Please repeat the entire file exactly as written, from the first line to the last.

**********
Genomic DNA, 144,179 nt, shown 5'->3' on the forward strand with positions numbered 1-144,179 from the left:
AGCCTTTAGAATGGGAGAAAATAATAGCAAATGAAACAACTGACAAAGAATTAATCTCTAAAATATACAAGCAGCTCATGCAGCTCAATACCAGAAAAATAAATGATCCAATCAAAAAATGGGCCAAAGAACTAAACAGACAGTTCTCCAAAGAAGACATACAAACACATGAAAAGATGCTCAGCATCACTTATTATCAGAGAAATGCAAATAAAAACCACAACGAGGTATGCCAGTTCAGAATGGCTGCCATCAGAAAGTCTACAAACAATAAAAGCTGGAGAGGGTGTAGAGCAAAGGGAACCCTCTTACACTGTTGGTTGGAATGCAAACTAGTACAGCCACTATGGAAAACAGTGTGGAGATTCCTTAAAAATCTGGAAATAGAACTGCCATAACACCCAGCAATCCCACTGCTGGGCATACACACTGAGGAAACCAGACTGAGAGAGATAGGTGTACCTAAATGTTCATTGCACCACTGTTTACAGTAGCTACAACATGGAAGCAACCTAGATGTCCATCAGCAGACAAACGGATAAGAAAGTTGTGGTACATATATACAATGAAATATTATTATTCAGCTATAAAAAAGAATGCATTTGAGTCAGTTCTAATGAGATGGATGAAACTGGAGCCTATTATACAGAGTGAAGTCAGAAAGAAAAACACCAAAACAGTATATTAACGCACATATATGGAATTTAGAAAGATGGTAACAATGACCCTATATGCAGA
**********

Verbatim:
Genomic DNA, 144,179 nt, shown 5'->3' on the forward strand with positions numbered 1-144,179 from the left:
AGCCTTTAGAATGGGAGAAAATAATAGCAAATGAAACAACTGACAAAGAATTAATCTCTAAAATATACAAGCAGCTCATGCAGCTCAATACCAGAAAAATAAATGATCCAATCAAAAAATGGGCCAAAGAACTAAACAGACAGTTCTCCAAAGAAGACATACAAACACATGAAAAGATGCTCAGCATCACTTATTATCAGAGAAATGCAAATAAAAACCACAACGAGGTATGCCAGTTCAGAATGGCTGCCATCAGAAAGTCTACAAACAATAAAAGCTGGAGAGGGTGTAGAGCAAAGGGAACCCTCTTACACTGTTGGTTGGAATGCAAACTAGTACAGCCACTATGGAAAACAGTGTGGAGATTCCTTAAAAATCTGGAAATAGAACTGCCATAACACCCAGCAATCCCACTGCTGGGCATACACACTGAGGAAACCAGACTGAGAGAGATAGGTGTACCTAAATGTTCATTGCACCACTGTTTACAGTAGCTACAACATGGAAGCAACCTAGATGTCCATCAGCAGACAAACGGATAAGAAAGTTGTGGTACATATATACAATGAAATATTATTATTCAGCTATAAAAAAGAATGCATTTGAGTCAGTTCTAATGAGATGGATGAAACTGGAGCCTATTATACAGAGTGAAGTCAGAAAGAAAAACACCAAAACAGTATATTAACGCACATATATGGAATTTAGAAAGATGGTAACAATGACCCTATATGCAGA